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Ostentatious   /ˌɑstəntˈeɪʃəs/   Listen
Ostentatious

adjective
1.
Intended to attract notice and impress others.  Synonym: pretentious.
2.
(of a display) tawdry or vulgar.  Synonym: pretentious.



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"Ostentatious" Quotes from Famous Books



... ostentatious acts of generosity which are dictated by the policy of princes, at least as much as by their compassion; but the grief of Marie Antoinette was profound, and lasted several days; nothing could console her for the loss of ...
— Memoirs Of The Court Of Marie Antoinette, Queen Of France, Complete • Madame Campan

... means sideways or asquint; here it means "as if;" and its force is probably to suggest that the second friar, with an ostentatious stealthiness, noted down the names of the liberal, to make them believe that they would be remembered in ...
— The Canterbury Tales and Other Poems • Geoffrey Chaucer

... throne should be snatched from the Catholic party. These late adherents came to pay their homage bringing gifts, and their accession to his ranks and their contributions to his purse stimulated the duke to still more ostentatious displays of regal magnificence. His court grew to an alarming size, and at last a hint was sent from the prefecture of police, that if he did not moderate his pretensions, and behave with greater circumspection, it would be necessary for him to have an interview with the judges of the Assize ...
— Celebrated Claimants from Perkin Warbeck to Arthur Orton • Anonymous

... new-minted gold were emptied underneath the trees and elves had scattered pieces here and there from out the mass. Birds were building in all the thickets, and the young leaves—virgin green—shyly hid their love-making. Everything alive was possessed with a new-found energy. The sparrows—most ostentatious of any bird there is—flew about, trailing long threads of hay, with an air as if they carried the Golden Fleece in their beaks each time they returned to the apple trees. But other creatures were as busy ...
— Sally Bishop - A Romance • E. Temple Thurston

... in material as well as in style; on the other hand, an utter absence of original development. Where the Greek master lightly sketches, the Etruscan disciple lavishes a scholar's diligence; instead of the light material and moderate proportions of the Greek works, there appears in the Etruscan an ostentatious stress laid upon the size and costliness, or even the mere singularity, of the work. Etruscan art cannot imitate without exaggerating; the chaste in its hands becomes harsh, the graceful effeminate, the terrible hideous, and the voluptuous obscene; and these features become more prominent, the ...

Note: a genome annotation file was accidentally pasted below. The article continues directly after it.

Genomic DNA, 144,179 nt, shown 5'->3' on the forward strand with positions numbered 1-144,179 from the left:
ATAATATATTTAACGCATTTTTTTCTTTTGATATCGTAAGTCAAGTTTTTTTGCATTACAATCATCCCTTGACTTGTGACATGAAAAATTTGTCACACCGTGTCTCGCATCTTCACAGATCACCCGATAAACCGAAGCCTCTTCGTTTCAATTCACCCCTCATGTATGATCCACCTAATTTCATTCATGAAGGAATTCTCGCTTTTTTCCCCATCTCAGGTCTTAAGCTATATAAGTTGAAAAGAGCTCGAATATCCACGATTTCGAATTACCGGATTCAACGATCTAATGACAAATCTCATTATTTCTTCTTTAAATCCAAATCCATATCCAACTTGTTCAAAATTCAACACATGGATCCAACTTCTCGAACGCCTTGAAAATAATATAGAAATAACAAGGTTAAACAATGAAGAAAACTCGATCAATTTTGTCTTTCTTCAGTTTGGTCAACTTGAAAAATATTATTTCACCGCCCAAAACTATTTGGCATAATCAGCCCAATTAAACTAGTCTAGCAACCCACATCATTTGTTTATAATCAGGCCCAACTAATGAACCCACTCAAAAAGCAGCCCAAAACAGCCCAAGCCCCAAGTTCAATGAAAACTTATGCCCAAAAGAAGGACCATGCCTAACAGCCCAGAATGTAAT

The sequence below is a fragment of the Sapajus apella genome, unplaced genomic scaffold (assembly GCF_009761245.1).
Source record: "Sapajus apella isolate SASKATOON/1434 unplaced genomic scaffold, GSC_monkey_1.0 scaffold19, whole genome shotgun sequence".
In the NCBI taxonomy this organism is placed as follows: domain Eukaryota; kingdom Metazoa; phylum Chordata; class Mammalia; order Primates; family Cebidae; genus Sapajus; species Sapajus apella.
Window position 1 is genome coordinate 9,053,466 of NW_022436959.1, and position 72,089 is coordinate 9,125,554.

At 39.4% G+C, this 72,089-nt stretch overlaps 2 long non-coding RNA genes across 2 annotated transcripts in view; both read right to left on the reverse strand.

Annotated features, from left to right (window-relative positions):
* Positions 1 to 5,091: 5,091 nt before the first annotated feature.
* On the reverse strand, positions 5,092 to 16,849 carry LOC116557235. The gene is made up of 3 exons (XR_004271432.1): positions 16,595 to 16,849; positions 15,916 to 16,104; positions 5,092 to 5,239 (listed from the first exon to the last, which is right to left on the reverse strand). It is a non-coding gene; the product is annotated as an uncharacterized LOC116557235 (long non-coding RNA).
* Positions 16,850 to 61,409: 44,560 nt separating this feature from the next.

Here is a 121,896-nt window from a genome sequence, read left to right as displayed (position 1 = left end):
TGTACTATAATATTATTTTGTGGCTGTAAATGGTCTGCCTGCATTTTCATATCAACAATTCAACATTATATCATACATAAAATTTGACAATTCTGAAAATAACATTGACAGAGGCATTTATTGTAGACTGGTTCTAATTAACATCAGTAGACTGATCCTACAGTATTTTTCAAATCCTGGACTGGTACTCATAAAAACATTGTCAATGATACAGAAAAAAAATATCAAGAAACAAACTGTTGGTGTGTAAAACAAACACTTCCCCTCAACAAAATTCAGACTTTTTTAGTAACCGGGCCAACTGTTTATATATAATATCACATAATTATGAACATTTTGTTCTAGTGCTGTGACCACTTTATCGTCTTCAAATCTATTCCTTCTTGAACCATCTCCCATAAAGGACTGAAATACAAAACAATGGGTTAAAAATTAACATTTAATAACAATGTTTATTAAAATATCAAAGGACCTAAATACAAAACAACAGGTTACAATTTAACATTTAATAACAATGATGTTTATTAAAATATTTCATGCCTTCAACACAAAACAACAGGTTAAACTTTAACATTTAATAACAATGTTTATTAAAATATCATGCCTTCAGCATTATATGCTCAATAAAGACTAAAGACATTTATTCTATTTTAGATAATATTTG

— The History of Rome (Volumes 1-5) • Theodor Mommsen

... favour. "Thus," says Roger of Wendover, "the king set the worst of examples, and encouraged future rebellions." Randolph of Chester came out with the spoils of victory. He secured as the price of his ostentatious fidelity the custody of the Honour of Huntingdon, during the nonage of the earl, ...
— The History of England - From the Accession of Henry III. to the Death of Edward III. (1216-1377) • T.F. Tout

... world can make it rich; for the sources of enjoyment are soon found to be all very scanty, and it is in vain that we look for one that will always flow. Therefore, as regards our own welfare, there are only two ways in which we can use wealth. We can either spend it in ostentatious pomp, and feed on the cheap respect which our imaginary glory will bring us from the infatuated crowd; or, by avoiding all expenditure that will do us no good, we can let our wealth grow, so that we may have a bulwark against misfortune and want that shall be stronger and better every day; ...
— The Essays of Arthur Schopenhauer; The Art of Controversy • Arthur Schopenhauer

... giving his favorite up. So he said that he would return them an answer to the petition by-and-by, and he immediately began to pursue a more conciliatory course toward the nobles. But the effect of his attempts at conciliation was spoiled by Gaveston's behavior. He became more and more proud and ostentatious every day. He appeared in all public places, and every where he took precedence of the highest nobles of the land, and prided himself on outshining them in the pomp and parade which he displayed. He attended all the jousts and tournaments, and, ...
— Richard II - Makers of History • Jacob Abbott

... paving the way by their false philosophy for that terrific outbreak of popular fury which deluged their country in blood, and well-nigh rooted out all that was noble and good and worthy in the land. At this time in Saint Domingo, and probably in the other French dependencies, there was an ostentatious show of religion which was sadly belied by the manners and customs of the people. At all events, a person bearing his Britannic Majesty's commission was entitled, as a prisoner of war according to the law of nations, to all the respect due to his rank as an officer ...
— Hurricane Hurry • W.H.G. Kingston

... would have said in the dark channels of downtown ways. In the chop house on John Street, lunch-time patrons came blustering in, wrapped in overcoats and mufflers, with something of that air of ostentatious hardiness that men always assume on coming into a warm room from a cold street. Thick chops were hissing on the rosy grill at the foot of the stairs. In one of the little crowded stalls a man sat with a glass of milk. It was the first time we had been in that chop house for several years ... it ...